In a recent article, Mark Hulbert talks about the volatility index and mentions Samuel Eisenstadt a research director at Value Line who says that the current volatility readings don’t really tells us anything useful because the VIX isn’t high enough. Hulbert concludes:
The bottom line? Upon learning that the VIX is currently 26.57, we know next to nothing more than we knew before.
Which while true, proves that all models and all calculations provide answers which are constrained by the (usually unsaid) assumptions built into them.
The mistake that Eisenstadt makes is to look at the nominal value of the VIX - 26.57 or whatever it is at the moment. A cursory glance at the long term data shows that volatility can rise and crest at different levels. At one period in time 40 is “high” at another “80″ is the new “40″. If we insist on only looking at the nominal number we miss out on the real insight that data can provide.
To really understand where volatility stands we have to iron out the current zietgeist it finds itself in. To do that we can simply look at it relative to its 50 day moving average. Any moving average would work. I just like 50 as a nice round number - not too large, not too small. I’ve already shown you a three year chart of this.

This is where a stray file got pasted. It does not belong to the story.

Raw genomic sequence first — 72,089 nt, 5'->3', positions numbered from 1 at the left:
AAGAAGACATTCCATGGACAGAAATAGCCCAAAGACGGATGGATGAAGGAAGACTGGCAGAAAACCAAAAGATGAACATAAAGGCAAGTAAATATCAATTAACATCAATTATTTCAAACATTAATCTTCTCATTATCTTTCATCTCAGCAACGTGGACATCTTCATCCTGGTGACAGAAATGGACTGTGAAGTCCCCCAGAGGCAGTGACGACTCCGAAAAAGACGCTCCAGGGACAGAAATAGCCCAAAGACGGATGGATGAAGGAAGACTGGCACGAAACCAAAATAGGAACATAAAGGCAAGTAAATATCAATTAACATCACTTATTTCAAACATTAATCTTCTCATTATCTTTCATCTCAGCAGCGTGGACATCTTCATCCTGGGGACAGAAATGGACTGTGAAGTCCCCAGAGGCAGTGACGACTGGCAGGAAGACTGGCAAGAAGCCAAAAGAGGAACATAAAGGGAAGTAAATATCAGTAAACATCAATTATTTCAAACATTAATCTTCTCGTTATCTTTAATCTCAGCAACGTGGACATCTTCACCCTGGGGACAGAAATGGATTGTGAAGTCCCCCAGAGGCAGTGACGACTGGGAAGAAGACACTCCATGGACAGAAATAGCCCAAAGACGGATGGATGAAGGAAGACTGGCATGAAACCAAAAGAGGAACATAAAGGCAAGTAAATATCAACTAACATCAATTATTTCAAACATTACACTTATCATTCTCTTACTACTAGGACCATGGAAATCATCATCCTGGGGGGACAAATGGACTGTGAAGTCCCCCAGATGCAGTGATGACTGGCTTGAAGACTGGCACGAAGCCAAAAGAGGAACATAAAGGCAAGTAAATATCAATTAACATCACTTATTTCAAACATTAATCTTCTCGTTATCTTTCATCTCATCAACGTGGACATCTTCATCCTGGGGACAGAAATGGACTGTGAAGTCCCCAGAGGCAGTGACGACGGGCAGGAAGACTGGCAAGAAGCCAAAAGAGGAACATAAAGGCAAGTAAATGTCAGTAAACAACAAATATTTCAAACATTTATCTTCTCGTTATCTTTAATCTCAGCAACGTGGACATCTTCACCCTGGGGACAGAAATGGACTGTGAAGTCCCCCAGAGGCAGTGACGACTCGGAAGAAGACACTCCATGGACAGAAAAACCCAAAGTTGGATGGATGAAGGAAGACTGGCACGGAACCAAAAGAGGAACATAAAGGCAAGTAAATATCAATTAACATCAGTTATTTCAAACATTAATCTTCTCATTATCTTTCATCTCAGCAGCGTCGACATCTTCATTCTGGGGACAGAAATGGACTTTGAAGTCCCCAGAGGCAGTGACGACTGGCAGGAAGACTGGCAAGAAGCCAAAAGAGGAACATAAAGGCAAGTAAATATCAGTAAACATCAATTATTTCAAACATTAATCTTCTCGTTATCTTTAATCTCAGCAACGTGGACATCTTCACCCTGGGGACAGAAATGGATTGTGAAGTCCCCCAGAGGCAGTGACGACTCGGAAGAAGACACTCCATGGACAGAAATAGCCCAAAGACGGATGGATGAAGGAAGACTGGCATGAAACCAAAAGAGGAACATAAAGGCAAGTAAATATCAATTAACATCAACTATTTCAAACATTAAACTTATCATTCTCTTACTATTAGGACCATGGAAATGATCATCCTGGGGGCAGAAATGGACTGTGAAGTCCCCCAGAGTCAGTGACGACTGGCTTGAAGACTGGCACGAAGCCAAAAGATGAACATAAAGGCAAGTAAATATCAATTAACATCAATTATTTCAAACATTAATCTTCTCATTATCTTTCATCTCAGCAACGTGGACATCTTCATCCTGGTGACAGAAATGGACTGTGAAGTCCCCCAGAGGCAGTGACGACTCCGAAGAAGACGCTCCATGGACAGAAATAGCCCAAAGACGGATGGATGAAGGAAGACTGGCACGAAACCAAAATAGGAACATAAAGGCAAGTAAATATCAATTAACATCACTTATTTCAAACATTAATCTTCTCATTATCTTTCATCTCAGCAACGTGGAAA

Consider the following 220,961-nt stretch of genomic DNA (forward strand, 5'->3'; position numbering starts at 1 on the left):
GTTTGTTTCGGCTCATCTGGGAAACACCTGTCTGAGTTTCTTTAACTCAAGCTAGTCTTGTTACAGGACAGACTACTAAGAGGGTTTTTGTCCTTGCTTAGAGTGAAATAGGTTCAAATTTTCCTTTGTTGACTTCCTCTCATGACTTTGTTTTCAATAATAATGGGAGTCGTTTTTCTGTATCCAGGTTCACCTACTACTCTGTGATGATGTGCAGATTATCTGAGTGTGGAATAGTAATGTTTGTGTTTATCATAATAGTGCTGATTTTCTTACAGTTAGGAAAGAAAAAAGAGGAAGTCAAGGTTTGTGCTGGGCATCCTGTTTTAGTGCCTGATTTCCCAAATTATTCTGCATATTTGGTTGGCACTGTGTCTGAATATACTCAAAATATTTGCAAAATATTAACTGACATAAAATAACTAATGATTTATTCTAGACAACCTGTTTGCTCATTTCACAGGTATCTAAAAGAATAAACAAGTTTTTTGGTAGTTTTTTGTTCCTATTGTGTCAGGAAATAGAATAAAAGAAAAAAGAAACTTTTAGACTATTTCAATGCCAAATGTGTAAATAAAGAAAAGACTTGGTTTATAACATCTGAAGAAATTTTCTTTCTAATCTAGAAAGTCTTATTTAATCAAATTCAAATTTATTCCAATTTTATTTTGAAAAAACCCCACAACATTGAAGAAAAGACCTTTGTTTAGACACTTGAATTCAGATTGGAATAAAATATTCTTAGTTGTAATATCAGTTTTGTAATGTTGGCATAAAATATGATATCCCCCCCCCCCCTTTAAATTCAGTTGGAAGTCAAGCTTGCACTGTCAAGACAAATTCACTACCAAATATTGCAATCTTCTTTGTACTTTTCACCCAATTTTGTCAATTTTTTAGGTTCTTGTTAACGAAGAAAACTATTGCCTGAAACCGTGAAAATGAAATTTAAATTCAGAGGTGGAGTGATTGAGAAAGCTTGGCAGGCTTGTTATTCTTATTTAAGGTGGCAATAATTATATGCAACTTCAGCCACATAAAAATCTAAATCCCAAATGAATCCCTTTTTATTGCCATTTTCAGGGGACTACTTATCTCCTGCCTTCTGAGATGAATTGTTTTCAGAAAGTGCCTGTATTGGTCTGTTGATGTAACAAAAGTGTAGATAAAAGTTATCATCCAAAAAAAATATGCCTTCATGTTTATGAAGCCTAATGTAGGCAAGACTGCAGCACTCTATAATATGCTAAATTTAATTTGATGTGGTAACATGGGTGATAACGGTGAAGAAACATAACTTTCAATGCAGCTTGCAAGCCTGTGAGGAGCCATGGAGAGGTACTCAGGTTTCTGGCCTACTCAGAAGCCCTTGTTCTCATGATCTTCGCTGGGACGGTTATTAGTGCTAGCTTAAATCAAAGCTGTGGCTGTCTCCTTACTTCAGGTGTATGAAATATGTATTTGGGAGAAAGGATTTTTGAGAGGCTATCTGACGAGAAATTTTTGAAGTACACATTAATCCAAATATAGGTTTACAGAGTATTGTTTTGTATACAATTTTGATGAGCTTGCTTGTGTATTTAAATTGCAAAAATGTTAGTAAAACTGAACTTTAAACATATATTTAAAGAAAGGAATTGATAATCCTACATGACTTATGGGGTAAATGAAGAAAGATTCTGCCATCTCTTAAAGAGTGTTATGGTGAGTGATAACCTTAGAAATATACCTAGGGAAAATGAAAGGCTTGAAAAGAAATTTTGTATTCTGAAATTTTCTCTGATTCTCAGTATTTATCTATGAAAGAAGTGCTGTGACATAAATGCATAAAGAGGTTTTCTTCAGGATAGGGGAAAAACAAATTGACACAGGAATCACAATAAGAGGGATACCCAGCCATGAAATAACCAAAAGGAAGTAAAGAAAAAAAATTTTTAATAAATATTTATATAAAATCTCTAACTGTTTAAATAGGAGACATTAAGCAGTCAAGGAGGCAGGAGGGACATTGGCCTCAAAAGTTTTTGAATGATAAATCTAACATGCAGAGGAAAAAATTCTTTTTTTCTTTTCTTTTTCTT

Below you can see a long term (from 1998 to present) chart of the distance of the volatility index from its own 50 day moving average. I haven’t bothered to put up a chart of the S&P 500 index underneath the volatility chart because it should be obvious to any casual student of the market that all of the significant spikes correspond to important market bottoms.
Looking at the VIX this way shows us that right now we are indeed witnessing an event which in the past has reliably accompanied inflection points.
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